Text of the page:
Remember this book?
Remember these guys?
Remember all the fun we had with the first three editions of EATING LAS VEGAS – The 50 Essential Restaurants?
Let’s face it, who doesn’t?
Who can ever forget the ego wars? The temper tantrums? The pitched battles between Max Jacobson, Al Mancini and I, in which low-brow insults and high-pitched bon mots were our only weapons? Ah, those were the days:
They come in waves, but it begins as a trickle. First a couple, then another, then a four-top of salesmen in cheap suits slides by. A few curious souls from the bar pop their heads in. “Wow,” you hear them say, “this place is one of those famous French chefs (sic).” Then the elevators expel four, six, eight, a dozen hungry souls in various stages of convention dress: the obligatory Dockers and Rockports — adorned with the customary jewelry of the day: name tags, badges and lavalieres. Before long a group of twenty streams in — dressed for a big night at the Outback — all ready to spend the company’s money at this hi-falutin’ joint 64 floors above the Las Vegas Strip. “Gol-o-ly,” you can practically hear them saying to themselves. “This place ain’t like nuthin’ back home.” Before too much longer they’re presented with a menu of familiar sounding items that appear at their tables as small Trojan Horse plates of food that sounded like one thing, appeared as another, and tasted like something else entirely, and before they know it, the mind-numbing bill is presented to someone who will willingly pay it because it ain’t comin’ out of his pocket and a rape will just have occurred without the victim even knowing they were penetrated.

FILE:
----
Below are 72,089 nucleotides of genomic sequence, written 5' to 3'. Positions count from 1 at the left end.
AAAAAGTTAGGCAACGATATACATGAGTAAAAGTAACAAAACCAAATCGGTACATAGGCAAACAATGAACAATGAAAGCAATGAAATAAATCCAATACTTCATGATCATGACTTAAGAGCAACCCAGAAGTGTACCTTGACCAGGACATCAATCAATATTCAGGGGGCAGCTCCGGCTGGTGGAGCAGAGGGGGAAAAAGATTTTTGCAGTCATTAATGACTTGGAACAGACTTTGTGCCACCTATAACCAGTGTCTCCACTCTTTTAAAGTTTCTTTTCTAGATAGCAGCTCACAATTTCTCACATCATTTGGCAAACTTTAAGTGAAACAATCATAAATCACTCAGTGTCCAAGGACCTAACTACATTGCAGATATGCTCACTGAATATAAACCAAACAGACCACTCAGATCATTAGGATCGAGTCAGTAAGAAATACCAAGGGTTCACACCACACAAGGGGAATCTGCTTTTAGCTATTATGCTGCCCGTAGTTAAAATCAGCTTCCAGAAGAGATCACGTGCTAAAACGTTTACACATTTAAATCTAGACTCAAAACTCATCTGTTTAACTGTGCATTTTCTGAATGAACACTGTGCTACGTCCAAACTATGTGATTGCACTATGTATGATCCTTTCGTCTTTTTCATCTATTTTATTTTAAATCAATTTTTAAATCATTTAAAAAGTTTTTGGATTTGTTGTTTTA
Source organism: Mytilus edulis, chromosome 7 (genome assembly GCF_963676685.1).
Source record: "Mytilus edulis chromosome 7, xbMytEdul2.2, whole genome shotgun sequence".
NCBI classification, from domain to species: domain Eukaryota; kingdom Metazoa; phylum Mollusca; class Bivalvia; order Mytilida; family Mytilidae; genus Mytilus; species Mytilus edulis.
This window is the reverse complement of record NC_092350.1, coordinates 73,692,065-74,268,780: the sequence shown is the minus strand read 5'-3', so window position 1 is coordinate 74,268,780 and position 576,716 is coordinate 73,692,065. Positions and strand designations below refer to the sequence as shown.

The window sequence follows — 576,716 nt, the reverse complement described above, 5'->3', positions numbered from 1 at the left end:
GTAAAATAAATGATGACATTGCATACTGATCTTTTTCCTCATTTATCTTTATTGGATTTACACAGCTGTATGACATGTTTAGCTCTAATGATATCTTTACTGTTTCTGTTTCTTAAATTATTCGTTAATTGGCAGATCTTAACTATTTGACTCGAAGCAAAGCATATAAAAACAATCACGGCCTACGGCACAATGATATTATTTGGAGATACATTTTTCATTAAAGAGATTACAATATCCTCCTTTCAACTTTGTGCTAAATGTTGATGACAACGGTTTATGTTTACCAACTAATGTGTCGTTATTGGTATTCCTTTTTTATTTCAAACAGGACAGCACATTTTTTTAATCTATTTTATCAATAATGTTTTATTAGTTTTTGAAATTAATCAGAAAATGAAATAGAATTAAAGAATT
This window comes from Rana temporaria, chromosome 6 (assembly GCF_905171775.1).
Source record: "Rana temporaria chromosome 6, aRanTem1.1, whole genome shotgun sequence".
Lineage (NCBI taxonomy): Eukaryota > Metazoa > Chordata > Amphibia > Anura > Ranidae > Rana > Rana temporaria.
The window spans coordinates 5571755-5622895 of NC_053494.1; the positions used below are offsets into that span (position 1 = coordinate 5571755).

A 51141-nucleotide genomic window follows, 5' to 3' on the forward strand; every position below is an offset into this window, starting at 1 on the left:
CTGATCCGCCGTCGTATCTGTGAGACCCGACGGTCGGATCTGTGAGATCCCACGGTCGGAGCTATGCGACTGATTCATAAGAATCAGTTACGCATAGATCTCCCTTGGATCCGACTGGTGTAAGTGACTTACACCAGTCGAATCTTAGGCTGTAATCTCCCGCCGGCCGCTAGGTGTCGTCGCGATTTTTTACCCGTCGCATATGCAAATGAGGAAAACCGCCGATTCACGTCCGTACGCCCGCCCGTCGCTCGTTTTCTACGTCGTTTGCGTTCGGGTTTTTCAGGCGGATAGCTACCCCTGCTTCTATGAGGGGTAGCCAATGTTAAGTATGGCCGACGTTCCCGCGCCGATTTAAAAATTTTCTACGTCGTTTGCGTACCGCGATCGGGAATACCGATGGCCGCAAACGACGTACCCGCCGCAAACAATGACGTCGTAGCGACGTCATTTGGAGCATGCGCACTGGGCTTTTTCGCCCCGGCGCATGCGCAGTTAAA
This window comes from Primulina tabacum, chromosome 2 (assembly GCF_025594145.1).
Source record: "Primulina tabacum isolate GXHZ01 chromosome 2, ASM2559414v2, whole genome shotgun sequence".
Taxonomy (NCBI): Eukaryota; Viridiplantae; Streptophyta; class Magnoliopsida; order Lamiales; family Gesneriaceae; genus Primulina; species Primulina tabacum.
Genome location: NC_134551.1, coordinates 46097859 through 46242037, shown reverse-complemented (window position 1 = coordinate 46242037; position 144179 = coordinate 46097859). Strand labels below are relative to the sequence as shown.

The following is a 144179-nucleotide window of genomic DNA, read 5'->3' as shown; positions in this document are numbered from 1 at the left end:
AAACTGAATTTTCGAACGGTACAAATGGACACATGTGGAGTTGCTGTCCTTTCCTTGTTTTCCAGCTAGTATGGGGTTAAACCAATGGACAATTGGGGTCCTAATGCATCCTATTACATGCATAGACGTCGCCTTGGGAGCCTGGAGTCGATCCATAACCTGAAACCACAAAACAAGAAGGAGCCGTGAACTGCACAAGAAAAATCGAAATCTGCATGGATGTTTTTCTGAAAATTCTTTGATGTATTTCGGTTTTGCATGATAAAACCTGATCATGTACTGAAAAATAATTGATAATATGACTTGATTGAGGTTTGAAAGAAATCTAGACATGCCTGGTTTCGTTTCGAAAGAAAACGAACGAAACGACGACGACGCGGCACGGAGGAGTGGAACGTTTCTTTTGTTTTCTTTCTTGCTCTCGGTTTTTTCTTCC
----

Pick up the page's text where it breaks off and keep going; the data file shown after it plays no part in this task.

Welcome to Rivea.
Hating Mr. Chow is practically a right of passage for most food writers.
This is understandable because the food at Mr. Chow has always been pretty much beside the point. Because Mr. Chow, for the uninitiated among you, has always been about the scene. But it’s also about a certain slice of social history, and the “exaggerated elegance” (Frank Bruni’s words) of Chinese cuisine. But most of all, Mr. Chow is about status. But that is about to change, at least in Vegas. Allow us to explain.